While MLB lockout continues, Dodgers prospects take part in a real minor league camp
It was the kind of scene you’d expect this time of year.
Players in Dodger blue jerseys playing catch, fielding grounders and taking live at-bats beneath a warm Arizona sun.
Coaches and instructors watching on from the side, monitoring activity across three finely manicured diamonds at Camelback Ranch.
The familiar buzz of laughter, guidance and conversation that accompanies the start of a new season.
Indeed, on Thursday afternoon, all the familiar markings of Dodgers spring training were present.
Everything, except the major leaguers who are supposed to be taking center stage this time of year.
Instead, almost three weeks removed from what should have been the report date for MLB players across the league, the sport remains frozen at the highest level amid an owners lockout that has already led to the cancelation of several weeks of spring training games and the first two series of the regular season.
On the backfields of complexes around Arizona and Florida, it leaves only minor league camps to carry on. Because minor leaguers aren’t represented by the Major League Baseball Players Assn., the lockout doesn’t apply to them. Thus, they’ve been quietly preparing in recent weeks for the on-schedule start to their seasons, staging their own spring training under a considerably dimmer spotlight than usual.
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“Obviously, it’s a little different not having the major league team around,” said Will Rhymes, the Dodgers director of player development. “[Not having] the buzz that that creates and the opportunities for our younger players to go over and get experience with the major league staff, in that way it’s unfortunate.”
For minor leaguers in the Dodgers’ organization, however, this isn’t a wasted camp. This year will be the most normal schedule many of their prospects have experienced in their pro careers, after the pandemic caused the 2020 minor league season to be canceled and the 2021 campaign to be delayed.
And while young players won’t have the chance to interact with their big league counterparts, or appear in big league spring games, or compete for a spot on the major league roster (barring a sudden resolution to the work stoppage), they will still be able to compensate for lost time in their development — to keep building toward their long-term futures.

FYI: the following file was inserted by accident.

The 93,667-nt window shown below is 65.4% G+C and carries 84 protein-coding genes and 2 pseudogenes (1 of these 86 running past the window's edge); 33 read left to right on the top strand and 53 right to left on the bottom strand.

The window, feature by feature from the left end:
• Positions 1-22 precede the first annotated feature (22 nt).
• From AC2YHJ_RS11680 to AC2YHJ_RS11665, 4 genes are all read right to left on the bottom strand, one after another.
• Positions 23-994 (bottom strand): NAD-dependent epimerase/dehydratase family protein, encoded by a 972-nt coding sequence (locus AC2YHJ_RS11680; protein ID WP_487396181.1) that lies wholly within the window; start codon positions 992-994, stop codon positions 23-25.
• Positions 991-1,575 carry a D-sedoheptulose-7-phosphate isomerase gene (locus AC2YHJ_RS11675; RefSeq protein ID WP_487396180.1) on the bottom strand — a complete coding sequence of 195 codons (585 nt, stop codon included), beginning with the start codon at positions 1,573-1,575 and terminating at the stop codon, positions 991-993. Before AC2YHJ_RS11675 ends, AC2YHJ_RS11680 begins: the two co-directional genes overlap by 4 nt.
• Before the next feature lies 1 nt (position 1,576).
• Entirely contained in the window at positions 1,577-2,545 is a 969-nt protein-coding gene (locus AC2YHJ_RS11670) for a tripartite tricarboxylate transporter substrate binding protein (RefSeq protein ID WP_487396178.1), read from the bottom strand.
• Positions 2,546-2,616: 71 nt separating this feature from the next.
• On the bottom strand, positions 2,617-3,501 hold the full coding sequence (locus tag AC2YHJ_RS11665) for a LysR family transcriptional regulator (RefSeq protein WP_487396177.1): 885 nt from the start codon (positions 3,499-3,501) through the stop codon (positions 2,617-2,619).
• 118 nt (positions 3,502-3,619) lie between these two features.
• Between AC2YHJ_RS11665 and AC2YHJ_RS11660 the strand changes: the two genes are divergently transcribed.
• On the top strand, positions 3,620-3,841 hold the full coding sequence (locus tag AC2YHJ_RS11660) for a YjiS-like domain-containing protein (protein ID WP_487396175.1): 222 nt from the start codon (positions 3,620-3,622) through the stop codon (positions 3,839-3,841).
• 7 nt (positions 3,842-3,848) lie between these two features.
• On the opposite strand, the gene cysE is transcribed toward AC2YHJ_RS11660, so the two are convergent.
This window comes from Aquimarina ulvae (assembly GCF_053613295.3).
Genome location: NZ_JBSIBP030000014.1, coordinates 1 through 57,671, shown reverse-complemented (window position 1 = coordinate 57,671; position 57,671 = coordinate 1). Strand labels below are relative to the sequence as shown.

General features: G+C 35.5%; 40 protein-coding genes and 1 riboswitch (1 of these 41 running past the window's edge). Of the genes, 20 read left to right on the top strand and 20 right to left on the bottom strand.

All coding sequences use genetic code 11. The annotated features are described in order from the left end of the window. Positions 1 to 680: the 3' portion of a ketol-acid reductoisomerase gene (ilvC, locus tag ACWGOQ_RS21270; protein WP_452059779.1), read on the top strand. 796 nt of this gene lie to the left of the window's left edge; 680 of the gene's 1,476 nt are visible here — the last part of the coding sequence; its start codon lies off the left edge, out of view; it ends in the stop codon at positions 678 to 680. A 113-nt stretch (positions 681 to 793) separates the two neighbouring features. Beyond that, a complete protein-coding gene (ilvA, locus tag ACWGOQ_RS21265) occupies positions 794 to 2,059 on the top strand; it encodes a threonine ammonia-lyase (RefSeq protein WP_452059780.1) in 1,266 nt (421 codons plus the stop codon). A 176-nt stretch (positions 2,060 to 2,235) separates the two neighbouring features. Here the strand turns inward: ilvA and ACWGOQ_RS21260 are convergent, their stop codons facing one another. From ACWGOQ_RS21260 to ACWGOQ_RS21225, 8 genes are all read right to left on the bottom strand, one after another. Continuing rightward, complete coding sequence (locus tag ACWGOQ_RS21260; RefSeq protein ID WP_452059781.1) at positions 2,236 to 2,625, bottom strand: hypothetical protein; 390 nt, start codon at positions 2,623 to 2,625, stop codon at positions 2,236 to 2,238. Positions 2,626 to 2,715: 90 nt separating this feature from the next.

“It’s nice,” said pitcher Ryan Pepiot, a third-round pick in 2019 who is ranked second in the Dodgers’ farm system by MLB Pipeline. “We had a spring training shutdown. We had an alternate site … COVID protocols, getting tested every other day. So having a semi-normal offseason was very enjoyable.”
The absence of major leaguers aside, that sense of normalcy has continued into spring training, where players not on the Dodgers’ 40-man roster have been working out for the last several weeks.
“We’re moving in the right direction,” Rhymes said. “Even last year, we didn’t have answers until pretty late as to what minor league camp would look like and what the minor league season would look like, the anxiety of that. At least this year we know that, even if the major league side has some hurdles, we are going to go off on schedule.”
On Thursday, the first day Dodgers minor-league camp was open to media members, the clubs’ top prospects were on display.
Pepiot and fellow highly touted pitchers Bobby Miller and Landon Knack took the mound in an exhibition against a local independent team. Left-hander Maddux Bruns, the team’s first-round pick last year, highlighted a session of live batting practice. Top position players such as catcher Diego Cartaya, infielder Michael Busch and outfielder Andy Pages also continued readying themselves for what will be the first full-length minor league seasons of their careers.
“It’s been a lot of peace of mind for the players and staff,” Rhymes said.
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Of course, the MLB lockout remains a distraction, too. The way young players typically have a big-league call-up in the back of their mind, they are now grappling with the fact that, for the time being, the top rung of the sport’s ladder is out of reach.
Such are the realities of baseball in 2022, with one complication replacing another, forcing minor leaguers to find silver linings in the present while keeping their focus on the future.
“We’ve been following it,” Knack said of MLB’s work stoppage. “But for the most part, we’ve just been preparing for what we’ve got coming up. Minor league season is going on as normal, and you try to focus more on that than anything else.”
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